Minnetonka High School's Student News

Minnetonka Breezes

Minnetonka High School's Student News

Minnetonka Breezes

Minnetonka High School's Student News

Minnetonka Breezes

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Dear Dock, Help Me be Healthy

Photo by Edda Bortel Fielder
Photo by Edda Bortel Fielder

In a world of constant distraction, health classes and All Aboard segments teach us that one’s health should be a main focus. Eating fruits and vegetables, limiting caffeine intake, and staying hydrated are essential for academic performance. Now that school lunch is free, where does the Dock fit into this narrative?

At times, it’s difficult for me to take care of myself. I forget to eat or bring my water bottle. I accidentally go to bed at midnight. Any one unhealthy behavior can set off a chain reaction of decline in my productivity, motivation, and mental health. I especially struggle with eating nutritious food and balancing my energy level. Last year, I would buy a cookie and chips from the Dock and hope they would get me through the day. I had a hard time focusing in class. I would be exhausted when I got home. It was my fault.

This year, I eat the school lunch and drink water. I have more energy and can focus in class. However, the rare times that I go to the Dock, I feel disappointed by the options. Consistently I find snacks with little to no nutritional value and energy drinks with misleading marketing.

Ice energy drinks are a staple at the Dock. They claim to have “natural caffeine,” “zero sugar,” and contain “vitamins and antioxidants.” However, the consumer’s impression that the product is healthy is deceptive. “Natural caffeine” is chemically identical to synthetic caffeine, thus there are no added benefits from the distinction between the two. The drink also contains sucralose. Though sucralose has no real negative effects in moderation, existing research is sparse and conflicting. Overall, long term consumption of sucralose is linked with an imbalance in the gut microbiome as well as potential for decreasing insulin sensitivity. Lastly, the vitamins and antioxidants are not a significant benefit as their effects are hindered by the highly processed nature of the drink.

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The American Academy of Pediatrics states that caffeine “has no place in the diet of children and adolescents.” According to the CDC, consumption of energy drinks can lead to anxiety, dehydration, insomnia, and heart complications. MHS Health Teacher Mrs. Florio says, “Caffeine can be a boost of energy. [However], like any drug, when you get used to it, suddenly you need it everyday. You feel negative effects when you don’t have it anymore. You could feel headaches, jittery, upset stomach, lack of focus, sluggish, tired when you don’t get that because your body depends on it now. So, caffeine can backfire on you when you get too dependent on it.”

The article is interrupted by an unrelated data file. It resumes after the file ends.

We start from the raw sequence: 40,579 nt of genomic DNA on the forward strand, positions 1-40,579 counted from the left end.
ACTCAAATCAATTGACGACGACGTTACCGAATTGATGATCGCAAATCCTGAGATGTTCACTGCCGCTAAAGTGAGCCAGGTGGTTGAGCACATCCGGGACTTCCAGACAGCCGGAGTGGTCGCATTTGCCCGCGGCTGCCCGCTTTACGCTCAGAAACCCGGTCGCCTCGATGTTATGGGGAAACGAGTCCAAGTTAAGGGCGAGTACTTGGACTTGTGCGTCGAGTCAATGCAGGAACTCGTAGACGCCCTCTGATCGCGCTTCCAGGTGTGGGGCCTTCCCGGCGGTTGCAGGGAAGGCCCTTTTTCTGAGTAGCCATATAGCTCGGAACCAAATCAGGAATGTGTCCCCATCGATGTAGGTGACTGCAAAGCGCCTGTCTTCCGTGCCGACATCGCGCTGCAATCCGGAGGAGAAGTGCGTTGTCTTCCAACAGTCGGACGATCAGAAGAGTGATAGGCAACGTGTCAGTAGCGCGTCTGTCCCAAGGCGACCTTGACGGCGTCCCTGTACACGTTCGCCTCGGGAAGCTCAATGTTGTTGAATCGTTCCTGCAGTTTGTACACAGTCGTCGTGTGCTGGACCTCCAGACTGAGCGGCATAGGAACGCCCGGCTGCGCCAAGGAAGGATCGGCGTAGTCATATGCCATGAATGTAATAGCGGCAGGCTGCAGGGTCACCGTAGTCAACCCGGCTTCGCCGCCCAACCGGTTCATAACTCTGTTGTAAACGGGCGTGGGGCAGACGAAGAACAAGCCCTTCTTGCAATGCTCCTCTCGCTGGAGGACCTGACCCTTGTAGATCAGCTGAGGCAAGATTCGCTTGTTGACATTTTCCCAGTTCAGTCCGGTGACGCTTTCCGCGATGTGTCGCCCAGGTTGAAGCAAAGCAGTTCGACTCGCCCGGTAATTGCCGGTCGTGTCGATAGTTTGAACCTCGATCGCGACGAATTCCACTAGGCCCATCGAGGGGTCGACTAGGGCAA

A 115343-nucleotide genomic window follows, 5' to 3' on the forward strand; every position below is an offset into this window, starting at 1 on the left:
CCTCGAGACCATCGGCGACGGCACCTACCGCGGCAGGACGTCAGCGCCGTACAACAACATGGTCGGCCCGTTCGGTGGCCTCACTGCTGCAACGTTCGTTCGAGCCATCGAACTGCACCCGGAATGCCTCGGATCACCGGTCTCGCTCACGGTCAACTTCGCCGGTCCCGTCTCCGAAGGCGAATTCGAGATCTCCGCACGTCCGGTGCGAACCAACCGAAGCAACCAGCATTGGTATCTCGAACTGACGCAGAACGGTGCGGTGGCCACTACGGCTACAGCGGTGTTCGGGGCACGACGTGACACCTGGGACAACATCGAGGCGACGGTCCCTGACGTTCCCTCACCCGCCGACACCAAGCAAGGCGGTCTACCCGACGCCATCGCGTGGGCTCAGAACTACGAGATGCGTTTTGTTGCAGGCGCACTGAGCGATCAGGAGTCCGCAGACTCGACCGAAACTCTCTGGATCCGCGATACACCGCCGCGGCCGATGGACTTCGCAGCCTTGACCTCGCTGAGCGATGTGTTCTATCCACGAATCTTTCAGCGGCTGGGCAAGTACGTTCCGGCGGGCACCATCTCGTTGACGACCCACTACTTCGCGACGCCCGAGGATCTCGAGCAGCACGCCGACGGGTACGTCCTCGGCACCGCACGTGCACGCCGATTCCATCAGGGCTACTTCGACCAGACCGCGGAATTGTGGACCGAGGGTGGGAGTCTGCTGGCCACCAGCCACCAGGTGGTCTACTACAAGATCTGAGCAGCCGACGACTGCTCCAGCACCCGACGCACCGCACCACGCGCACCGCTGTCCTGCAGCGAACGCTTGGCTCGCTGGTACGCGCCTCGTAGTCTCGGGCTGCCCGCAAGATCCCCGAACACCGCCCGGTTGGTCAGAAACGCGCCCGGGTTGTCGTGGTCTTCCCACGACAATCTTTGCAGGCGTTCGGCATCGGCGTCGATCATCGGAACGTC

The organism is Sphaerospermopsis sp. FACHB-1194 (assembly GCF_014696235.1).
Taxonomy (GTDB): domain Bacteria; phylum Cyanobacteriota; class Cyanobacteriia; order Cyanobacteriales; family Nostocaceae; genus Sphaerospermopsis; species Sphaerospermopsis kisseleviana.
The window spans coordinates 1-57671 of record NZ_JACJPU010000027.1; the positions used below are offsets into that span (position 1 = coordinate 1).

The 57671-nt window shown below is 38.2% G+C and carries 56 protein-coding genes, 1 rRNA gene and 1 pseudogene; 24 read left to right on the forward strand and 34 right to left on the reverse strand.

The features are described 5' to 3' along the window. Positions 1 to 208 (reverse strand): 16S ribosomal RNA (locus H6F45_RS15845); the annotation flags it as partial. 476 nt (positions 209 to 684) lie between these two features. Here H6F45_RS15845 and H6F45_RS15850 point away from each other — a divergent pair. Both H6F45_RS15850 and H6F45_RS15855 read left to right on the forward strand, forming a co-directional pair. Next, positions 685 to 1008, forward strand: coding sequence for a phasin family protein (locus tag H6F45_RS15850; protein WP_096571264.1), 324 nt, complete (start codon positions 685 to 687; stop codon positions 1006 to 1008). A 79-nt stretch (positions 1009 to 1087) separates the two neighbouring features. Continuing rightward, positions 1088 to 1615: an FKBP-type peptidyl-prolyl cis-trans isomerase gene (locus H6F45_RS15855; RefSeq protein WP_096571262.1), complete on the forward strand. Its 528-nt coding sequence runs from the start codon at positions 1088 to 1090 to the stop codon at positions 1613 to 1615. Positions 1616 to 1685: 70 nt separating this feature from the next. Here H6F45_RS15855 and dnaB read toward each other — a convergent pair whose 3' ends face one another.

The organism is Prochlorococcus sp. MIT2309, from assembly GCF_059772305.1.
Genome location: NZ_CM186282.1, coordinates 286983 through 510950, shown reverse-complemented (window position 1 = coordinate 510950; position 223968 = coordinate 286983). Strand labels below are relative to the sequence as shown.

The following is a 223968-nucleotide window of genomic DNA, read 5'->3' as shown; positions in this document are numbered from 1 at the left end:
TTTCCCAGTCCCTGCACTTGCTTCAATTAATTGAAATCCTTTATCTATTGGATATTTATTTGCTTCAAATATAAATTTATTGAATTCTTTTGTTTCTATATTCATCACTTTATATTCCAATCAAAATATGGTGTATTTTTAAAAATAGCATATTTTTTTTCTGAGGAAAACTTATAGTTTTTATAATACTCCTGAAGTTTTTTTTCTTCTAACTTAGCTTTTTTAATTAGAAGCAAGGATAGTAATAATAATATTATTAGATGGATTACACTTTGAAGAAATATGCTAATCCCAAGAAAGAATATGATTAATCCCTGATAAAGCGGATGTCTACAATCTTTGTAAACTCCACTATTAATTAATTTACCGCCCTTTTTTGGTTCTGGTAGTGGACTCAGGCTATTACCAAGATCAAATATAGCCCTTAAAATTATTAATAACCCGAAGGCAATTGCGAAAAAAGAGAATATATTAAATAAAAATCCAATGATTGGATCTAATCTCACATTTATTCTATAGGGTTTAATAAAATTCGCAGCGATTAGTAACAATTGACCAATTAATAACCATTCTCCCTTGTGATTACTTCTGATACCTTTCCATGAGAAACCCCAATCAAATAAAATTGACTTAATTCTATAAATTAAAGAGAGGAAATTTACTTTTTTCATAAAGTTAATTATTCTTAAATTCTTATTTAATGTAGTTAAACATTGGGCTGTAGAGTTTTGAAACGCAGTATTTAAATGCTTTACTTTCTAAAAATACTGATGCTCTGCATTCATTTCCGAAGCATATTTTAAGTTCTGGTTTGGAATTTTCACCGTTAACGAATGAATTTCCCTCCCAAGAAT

Sula Dunkirk, ‘25, says “[caffeine] makes my life better. But I understand that in the future there’s going to be a lot of consequences and that I’m kind of addicted to energy drinks. But, in the moment, it makes my day bearable.”

If caffeine is consumed by adolescents, experts recommend no more than 100 milligrams a day. Currently, there is no limit to the number of energy drinks students can buy. One Ice can contains 70 milligrams. Already two exceeds the limit. One bottle of Super Coffee contains 200 milligrams, double the limit. Other Dock options include Capri-Suns, Rice Krispie treats, potato chips, and cream-filled cookies. Though all comply with national Smart Snacks in Schools standards, they are not healthy. Kettle cooked potato chips may have 40% less fat than regular ones, but they are still potato chips. Capri-suns may be a lower-calorie option than other juice drinks, but they still have little to no nutritional qualities.

Efforts have been made to provide heartier, more nutritious options at the Dock, like apple slices, Nutri-Grain bars, Nautical Bowls, banana bread and burritos. However, the overwhelming presence of junk food and energy drinks feels like a missed opportunity to offer “nutritious foods that meet the health and nutrition needs of students” (as promised in Minnetonka District Wellness Policy #533, Article 2, Section C). The policy also assures that “nutritional needs of students will take precedence over profit generation,” (Article 3, Section B, Clause 3).

I’m not suggesting a repeal of energy drinks and snacks. I like snacks and they taste good. I also am actively working to improve my health and habits. As a student, I feel I should not have to resist the temptation to consume products that are bad for me at school.

Mr. Erickson says “students who feel they’ve had a good lunch [are] going to do better. Also, [it’s important] that we have good food, that is nutritious and that students like.” In order to encourage healthier lifestyles in students, a limit on daily purchase or a smaller selection of drinks may be beneficial. Additionally, a continuation of the effort to offer heartier foods or fresh produce would encourage students to make healthier choices throughout the school day.

Mr. Erickson says “Covid changed things significantly for student dining. We’ve [since] increased our staff, more staff equals more options. Our goal has been [to offer] more options that students like, that are fresh…I want students to be happy with what they eat.” I believe the Dock has great potential to incentivize students to adopt healthier lifestyles. It is a matter of balancing what students want and what is truly nutritious. Mrs. Florio agrees, “Our school lunch program is amazing. We have fresh fruits and vegetables every day. I would love to see the Dock be a place where we could offer similarly healthy options for kids to choose from.”

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